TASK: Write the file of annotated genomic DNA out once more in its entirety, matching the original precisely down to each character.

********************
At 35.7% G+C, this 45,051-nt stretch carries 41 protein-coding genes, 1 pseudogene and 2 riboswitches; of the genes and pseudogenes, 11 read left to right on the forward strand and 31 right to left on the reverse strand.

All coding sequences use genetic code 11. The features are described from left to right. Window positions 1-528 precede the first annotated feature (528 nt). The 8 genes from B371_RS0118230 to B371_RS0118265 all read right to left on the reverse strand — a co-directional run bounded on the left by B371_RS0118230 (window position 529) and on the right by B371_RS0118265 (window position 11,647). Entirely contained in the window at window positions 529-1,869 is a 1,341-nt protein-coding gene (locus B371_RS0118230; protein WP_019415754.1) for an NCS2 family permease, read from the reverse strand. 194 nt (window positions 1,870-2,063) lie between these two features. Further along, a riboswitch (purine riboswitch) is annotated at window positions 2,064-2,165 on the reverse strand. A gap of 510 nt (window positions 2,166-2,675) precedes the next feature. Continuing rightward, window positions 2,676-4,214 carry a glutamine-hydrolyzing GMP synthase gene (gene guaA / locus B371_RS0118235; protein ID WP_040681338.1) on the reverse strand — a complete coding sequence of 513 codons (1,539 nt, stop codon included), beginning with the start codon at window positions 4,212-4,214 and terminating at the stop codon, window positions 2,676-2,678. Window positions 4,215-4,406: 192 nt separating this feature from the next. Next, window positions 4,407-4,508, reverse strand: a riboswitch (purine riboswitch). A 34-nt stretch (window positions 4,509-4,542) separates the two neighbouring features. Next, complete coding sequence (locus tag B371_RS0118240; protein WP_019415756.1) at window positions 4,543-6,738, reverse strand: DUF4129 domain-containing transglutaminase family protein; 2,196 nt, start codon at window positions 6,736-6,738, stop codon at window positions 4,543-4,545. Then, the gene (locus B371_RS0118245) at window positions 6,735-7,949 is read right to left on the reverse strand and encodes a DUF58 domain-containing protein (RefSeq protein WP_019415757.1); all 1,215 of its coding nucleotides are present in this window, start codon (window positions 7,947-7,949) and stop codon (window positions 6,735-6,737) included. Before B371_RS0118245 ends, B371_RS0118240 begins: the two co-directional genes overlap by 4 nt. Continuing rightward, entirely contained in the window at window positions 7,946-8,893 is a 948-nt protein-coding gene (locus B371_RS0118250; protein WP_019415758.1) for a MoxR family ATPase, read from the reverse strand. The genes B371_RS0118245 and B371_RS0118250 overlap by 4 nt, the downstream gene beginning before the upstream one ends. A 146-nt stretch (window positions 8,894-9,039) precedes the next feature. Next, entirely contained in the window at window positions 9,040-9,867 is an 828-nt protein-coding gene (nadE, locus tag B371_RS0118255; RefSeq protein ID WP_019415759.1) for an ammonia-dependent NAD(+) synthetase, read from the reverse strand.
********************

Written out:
At 35.7% G+C, this 45,051-nt stretch carries 41 protein-coding genes, 1 pseudogene and 2 riboswitches; of the genes and pseudogenes, 11 read left to right on the forward strand and 31 right to left on the reverse strand.

All coding sequences use genetic code 11. The features are described from left to right. Window positions 1-528 precede the first annotated feature (528 nt). The 8 genes from B371_RS0118230 to B371_RS0118265 all read right to left on the reverse strand — a co-directional run bounded on the left by B371_RS0118230 (window position 529) and on the right by B371_RS0118265 (window position 11,647). Entirely contained in the window at window positions 529-1,869 is a 1,341-nt protein-coding gene (locus B371_RS0118230; protein WP_019415754.1) for an NCS2 family permease, read from the reverse strand. 194 nt (window positions 1,870-2,063) lie between these two features. Further along, a riboswitch (purine riboswitch) is annotated at window positions 2,064-2,165 on the reverse strand. A gap of 510 nt (window positions 2,166-2,675) precedes the next feature. Continuing rightward, window positions 2,676-4,214 carry a glutamine-hydrolyzing GMP synthase gene (gene guaA / locus B371_RS0118235; protein ID WP_040681338.1) on the reverse strand — a complete coding sequence of 513 codons (1,539 nt, stop codon included), beginning with the start codon at window positions 4,212-4,214 and terminating at the stop codon, window positions 2,676-2,678. Window positions 4,215-4,406: 192 nt separating this feature from the next. Next, window positions 4,407-4,508, reverse strand: a riboswitch (purine riboswitch). A 34-nt stretch (window positions 4,509-4,542) separates the two neighbouring features. Next, complete coding sequence (locus tag B371_RS0118240; protein WP_019415756.1) at window positions 4,543-6,738, reverse strand: DUF4129 domain-containing transglutaminase family protein; 2,196 nt, start codon at window positions 6,736-6,738, stop codon at window positions 4,543-4,545. Then, the gene (locus B371_RS0118245) at window positions 6,735-7,949 is read right to left on the reverse strand and encodes a DUF58 domain-containing protein (RefSeq protein WP_019415757.1); all 1,215 of its coding nucleotides are present in this window, start codon (window positions 7,947-7,949) and stop codon (window positions 6,735-6,737) included. Before B371_RS0118245 ends, B371_RS0118240 begins: the two co-directional genes overlap by 4 nt. Continuing rightward, entirely contained in the window at window positions 7,946-8,893 is a 948-nt protein-coding gene (locus B371_RS0118250; protein WP_019415758.1) for a MoxR family ATPase, read from the reverse strand. The genes B371_RS0118245 and B371_RS0118250 overlap by 4 nt, the downstream gene beginning before the upstream one ends. A 146-nt stretch (window positions 8,894-9,039) precedes the next feature. Next, entirely contained in the window at window positions 9,040-9,867 is an 828-nt protein-coding gene (nadE, locus tag B371_RS0118255; RefSeq protein ID WP_019415759.1) for an ammonia-dependent NAD(+) synthetase, read from the reverse strand.